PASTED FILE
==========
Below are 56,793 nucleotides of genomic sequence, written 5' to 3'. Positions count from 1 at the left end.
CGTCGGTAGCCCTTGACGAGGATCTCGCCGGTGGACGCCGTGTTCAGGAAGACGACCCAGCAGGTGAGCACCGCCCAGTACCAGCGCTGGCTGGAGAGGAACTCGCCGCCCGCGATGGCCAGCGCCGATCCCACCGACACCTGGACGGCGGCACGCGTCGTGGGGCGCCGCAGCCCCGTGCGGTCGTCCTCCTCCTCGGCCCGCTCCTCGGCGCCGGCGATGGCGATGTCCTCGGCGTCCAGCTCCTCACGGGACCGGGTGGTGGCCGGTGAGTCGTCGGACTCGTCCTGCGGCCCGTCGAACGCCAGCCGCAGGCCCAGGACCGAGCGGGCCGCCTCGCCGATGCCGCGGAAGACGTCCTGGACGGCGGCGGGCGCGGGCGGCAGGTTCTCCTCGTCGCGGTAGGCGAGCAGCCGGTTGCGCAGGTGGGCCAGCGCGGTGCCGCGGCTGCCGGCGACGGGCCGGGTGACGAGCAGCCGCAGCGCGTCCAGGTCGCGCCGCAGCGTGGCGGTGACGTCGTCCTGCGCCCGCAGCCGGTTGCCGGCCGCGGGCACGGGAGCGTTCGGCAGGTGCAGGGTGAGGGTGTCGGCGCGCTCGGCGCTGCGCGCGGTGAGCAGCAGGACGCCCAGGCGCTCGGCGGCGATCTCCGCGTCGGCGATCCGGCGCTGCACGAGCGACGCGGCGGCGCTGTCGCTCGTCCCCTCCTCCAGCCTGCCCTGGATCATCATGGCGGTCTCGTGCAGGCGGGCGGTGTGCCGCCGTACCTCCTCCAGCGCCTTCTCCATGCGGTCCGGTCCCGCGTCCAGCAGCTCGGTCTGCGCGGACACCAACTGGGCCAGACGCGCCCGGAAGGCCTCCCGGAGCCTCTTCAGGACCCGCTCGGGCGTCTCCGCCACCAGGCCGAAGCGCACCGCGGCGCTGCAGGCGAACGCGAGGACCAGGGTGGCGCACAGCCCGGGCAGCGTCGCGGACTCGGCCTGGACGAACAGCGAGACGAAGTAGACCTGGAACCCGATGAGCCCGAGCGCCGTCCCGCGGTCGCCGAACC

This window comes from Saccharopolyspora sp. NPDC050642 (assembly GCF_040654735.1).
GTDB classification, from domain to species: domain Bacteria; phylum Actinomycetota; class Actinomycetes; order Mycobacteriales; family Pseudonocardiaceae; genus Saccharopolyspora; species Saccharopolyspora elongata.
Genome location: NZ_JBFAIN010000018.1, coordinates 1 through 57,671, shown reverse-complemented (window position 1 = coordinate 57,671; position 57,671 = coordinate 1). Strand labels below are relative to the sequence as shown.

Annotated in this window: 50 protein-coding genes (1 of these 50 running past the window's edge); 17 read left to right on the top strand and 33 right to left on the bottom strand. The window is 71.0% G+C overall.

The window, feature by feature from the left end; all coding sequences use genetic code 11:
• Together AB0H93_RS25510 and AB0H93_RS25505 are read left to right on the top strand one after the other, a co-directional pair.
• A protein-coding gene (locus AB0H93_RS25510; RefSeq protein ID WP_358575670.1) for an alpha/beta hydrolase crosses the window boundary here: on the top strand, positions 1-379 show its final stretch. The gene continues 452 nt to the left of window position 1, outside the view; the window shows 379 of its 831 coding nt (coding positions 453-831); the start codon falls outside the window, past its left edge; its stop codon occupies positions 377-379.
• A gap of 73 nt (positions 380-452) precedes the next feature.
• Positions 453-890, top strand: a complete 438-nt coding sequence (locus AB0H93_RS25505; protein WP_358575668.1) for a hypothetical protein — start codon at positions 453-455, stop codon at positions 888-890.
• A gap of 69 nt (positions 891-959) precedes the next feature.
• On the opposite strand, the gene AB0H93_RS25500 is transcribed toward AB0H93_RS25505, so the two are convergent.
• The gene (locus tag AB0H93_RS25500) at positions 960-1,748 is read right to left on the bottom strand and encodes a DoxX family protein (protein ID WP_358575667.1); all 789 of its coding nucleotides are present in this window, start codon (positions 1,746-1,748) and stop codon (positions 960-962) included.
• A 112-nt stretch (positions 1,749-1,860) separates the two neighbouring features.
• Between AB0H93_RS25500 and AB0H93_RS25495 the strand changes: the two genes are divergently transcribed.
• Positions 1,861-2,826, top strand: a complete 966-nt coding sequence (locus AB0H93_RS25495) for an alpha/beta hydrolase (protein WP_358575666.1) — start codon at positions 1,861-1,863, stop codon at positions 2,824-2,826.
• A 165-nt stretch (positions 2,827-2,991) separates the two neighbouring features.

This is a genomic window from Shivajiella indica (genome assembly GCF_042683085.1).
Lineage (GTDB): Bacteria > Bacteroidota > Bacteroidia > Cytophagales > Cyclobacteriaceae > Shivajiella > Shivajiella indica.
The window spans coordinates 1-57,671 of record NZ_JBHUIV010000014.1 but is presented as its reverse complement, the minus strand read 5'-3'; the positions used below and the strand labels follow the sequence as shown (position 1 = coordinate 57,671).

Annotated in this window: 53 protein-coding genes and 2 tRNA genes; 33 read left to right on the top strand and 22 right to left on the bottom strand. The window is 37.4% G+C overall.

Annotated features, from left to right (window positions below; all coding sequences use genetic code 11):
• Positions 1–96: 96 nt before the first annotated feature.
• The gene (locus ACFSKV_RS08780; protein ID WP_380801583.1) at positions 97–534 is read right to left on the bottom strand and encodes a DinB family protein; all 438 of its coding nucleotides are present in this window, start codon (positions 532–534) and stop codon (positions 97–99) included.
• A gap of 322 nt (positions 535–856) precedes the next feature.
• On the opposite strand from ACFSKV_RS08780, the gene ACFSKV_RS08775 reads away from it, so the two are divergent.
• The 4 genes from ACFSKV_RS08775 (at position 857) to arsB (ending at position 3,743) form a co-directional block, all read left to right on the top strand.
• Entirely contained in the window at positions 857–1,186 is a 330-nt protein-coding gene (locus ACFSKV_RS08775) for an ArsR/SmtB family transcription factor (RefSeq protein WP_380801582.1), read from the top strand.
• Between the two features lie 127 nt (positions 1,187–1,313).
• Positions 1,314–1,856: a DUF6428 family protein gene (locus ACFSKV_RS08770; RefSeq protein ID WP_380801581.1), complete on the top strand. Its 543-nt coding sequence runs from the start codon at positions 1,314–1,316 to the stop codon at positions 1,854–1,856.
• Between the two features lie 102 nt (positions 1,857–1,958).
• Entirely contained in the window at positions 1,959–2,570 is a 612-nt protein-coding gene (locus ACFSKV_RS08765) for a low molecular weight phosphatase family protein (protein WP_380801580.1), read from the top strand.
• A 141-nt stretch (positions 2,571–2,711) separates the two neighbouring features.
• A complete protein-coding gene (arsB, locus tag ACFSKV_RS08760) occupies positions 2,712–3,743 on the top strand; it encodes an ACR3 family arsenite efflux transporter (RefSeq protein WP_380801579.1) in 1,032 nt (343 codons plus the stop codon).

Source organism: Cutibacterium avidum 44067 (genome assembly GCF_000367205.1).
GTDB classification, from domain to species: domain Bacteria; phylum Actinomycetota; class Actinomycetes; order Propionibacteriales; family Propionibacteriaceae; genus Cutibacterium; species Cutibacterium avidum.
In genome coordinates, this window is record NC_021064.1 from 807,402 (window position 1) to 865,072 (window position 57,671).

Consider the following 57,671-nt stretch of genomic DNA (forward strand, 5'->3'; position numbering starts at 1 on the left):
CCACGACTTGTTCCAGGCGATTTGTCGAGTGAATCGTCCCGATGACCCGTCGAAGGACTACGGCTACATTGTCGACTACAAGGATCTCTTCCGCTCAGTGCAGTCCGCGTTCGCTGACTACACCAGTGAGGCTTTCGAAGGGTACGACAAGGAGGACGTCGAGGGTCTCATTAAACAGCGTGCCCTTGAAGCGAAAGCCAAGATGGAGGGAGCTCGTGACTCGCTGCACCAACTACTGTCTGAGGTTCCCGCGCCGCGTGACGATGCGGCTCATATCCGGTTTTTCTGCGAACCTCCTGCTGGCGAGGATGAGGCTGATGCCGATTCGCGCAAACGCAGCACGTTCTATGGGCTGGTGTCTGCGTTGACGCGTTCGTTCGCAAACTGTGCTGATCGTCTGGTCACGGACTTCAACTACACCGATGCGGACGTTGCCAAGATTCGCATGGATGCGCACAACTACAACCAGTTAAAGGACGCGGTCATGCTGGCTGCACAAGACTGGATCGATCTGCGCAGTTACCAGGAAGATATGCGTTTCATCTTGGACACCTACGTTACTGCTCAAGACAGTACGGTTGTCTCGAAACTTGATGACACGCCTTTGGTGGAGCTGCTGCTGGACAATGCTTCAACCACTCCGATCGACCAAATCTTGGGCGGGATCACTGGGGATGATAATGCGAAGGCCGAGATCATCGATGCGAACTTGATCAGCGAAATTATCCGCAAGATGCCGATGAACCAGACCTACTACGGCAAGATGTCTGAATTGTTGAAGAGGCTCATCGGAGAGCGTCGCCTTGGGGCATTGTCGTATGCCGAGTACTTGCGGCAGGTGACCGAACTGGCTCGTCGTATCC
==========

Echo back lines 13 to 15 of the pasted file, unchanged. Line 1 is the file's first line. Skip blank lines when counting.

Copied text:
• On the opposite strand, the gene AB0H93_RS25500 is transcribed toward AB0H93_RS25505, so the two are convergent.
• The gene (locus tag AB0H93_RS25500) at positions 960-1,748 is read right to left on the bottom strand and encodes a DoxX family protein (protein ID WP_358575667.1); all 789 of its coding nucleotides are present in this window, start codon (positions 1,746-1,748) and stop codon (positions 960-962) included.
• A 112-nt stretch (positions 1,749-1,860) separates the two neighbouring features.